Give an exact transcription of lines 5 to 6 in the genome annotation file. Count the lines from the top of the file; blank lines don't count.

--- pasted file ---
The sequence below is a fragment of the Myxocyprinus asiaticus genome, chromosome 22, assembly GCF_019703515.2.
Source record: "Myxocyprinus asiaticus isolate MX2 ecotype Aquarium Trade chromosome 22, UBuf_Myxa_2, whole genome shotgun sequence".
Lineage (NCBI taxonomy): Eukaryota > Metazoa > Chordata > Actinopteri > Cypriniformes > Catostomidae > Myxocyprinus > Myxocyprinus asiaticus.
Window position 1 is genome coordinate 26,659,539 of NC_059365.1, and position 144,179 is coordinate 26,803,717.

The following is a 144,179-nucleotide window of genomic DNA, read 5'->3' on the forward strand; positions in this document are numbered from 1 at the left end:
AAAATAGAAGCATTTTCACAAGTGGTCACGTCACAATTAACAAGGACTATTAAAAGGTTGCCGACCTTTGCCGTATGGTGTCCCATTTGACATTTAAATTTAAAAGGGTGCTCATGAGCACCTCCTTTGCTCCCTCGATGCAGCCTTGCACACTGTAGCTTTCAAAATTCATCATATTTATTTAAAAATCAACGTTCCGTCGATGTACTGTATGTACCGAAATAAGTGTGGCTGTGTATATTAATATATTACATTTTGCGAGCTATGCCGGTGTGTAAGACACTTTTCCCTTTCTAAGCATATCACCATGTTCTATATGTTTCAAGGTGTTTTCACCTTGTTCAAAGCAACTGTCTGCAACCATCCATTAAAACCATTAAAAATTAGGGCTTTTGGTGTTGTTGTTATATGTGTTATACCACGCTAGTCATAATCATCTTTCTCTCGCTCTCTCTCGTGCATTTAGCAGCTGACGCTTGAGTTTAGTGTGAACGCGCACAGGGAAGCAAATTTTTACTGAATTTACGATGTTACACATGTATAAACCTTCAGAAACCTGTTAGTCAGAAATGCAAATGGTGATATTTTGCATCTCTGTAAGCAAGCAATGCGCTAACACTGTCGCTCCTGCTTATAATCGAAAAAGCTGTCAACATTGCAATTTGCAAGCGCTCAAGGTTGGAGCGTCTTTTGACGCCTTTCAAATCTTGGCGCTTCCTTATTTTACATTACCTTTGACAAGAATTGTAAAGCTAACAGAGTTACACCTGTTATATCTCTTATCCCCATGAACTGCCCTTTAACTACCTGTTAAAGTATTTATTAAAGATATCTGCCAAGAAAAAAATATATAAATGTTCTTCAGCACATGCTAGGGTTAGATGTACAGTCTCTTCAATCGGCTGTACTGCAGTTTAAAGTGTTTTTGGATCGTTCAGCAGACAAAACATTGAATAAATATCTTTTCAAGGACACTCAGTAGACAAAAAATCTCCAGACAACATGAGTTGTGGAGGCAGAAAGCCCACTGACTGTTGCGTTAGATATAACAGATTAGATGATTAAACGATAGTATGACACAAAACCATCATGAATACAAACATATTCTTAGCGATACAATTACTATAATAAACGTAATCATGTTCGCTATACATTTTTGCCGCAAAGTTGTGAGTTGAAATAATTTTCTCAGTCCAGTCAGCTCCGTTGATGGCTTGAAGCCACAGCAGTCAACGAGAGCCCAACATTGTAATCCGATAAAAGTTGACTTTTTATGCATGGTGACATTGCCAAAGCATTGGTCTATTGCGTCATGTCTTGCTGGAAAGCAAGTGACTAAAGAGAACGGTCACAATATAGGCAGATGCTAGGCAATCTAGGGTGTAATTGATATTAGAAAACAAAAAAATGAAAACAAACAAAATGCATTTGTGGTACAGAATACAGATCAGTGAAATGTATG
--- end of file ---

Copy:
The following is a 144,179-nucleotide window of genomic DNA, read 5'->3' on the forward strand; positions in this document are numbered from 1 at the left end:
AAAATAGAAGCATTTTCACAAGTGGTCACGTCACAATTAACAAGGACTATTAAAAGGTTGCCGACCTTTGCCGTATGGTGTCCCATTTGACATTTAAATTTAAAAGGGTGCTCATGAGCACCTCCTTTGCTCCCTCGATGCAGCCTTGCACACTGTAGCTTTCAAAATTCATCATATTTATTTAAAAATCAACGTTCCGTCGATGTACTGTATGTACCGAAATAAGTGTGGCTGTGTATATTAATATATTACATTTTGCGAGCTATGCCGGTGTGTAAGACACTTTTCCCTTTCTAAGCATATCACCATGTTCTATATGTTTCAAGGTGTTTTCACCTTGTTCAAAGCAACTGTCTGCAACCATCCATTAAAACCATTAAAAATTAGGGCTTTTGGTGTTGTTGTTATATGTGTTATACCACGCTAGTCATAATCATCTTTCTCTCGCTCTCTCTCGTGCATTTAGCAGCTGACGCTTGAGTTTAGTGTGAACGCGCACAGGGAAGCAAATTTTTACTGAATTTACGATGTTACACATGTATAAACCTTCAGAAACCTGTTAGTCAGAAATGCAAATGGTGATATTTTGCATCTCTGTAAGCAAGCAATGCGCTAACACTGTCGCTCCTGCTTATAATCGAAAAAGCTGTCAACATTGCAATTTGCAAGCGCTCAAGGTTGGAGCGTCTTTTGACGCCTTTCAAATCTTGGCGCTTCCTTATTTTACATTACCTTTGACAAGAATTGTAAAGCTAACAGAGTTACACCTGTTATATCTCTTATCCCCATGAACTGCCCTTTAACTACCTGTTAAAGTATTTATTAAAGATATCTGCCAAGAAAAAAATATATAAATGTTCTTCAGCACATGCTAGGGTTAGATGTACAGTCTCTTCAATCGGCTGTACTGCAGTTTAAAGTGTTTTTGGATCGTTCAGCAGACAAAACATTGAATAAATATCTTTTCAAGGACACTCAGTAGACAAAAAATCTCCAGACAACATGAGTTGTGGAGGCAGAAAGCCCACTGACTGTTGCGTTAGATATAACAGATTAGATGATTAAACGATAGTATGACACAAAACCATCATGAATACAAACATATTCTTAGCGATACAATTACTATAATAAACGTAATCATGTTCGCTATACATTTTTGCCGCAAAGTTGTGAGTTGAAATAATTTTCTCAGTCCAGTCAGCTCCGTTGATGGCTTGAAGCCACAGCAGTCAACGAGAGCCCAACATTGTAATCCGATAAAAGTTGACTTTTTATGCATGGTGACATTGCCAAAGCATTGGTCTATTGCGTCATGTCTTGCTGGAAAGCAAGTGACTAAAGAGAACGGTCACAATATAGGCAGATGCTAGGCAATCTAGGGTGTAATTGATATTAGAAAACAAAAAAATGAAAACAAACAAAATGCATTTGTGGTACAGAATACAGATCAGTGAAATGTATG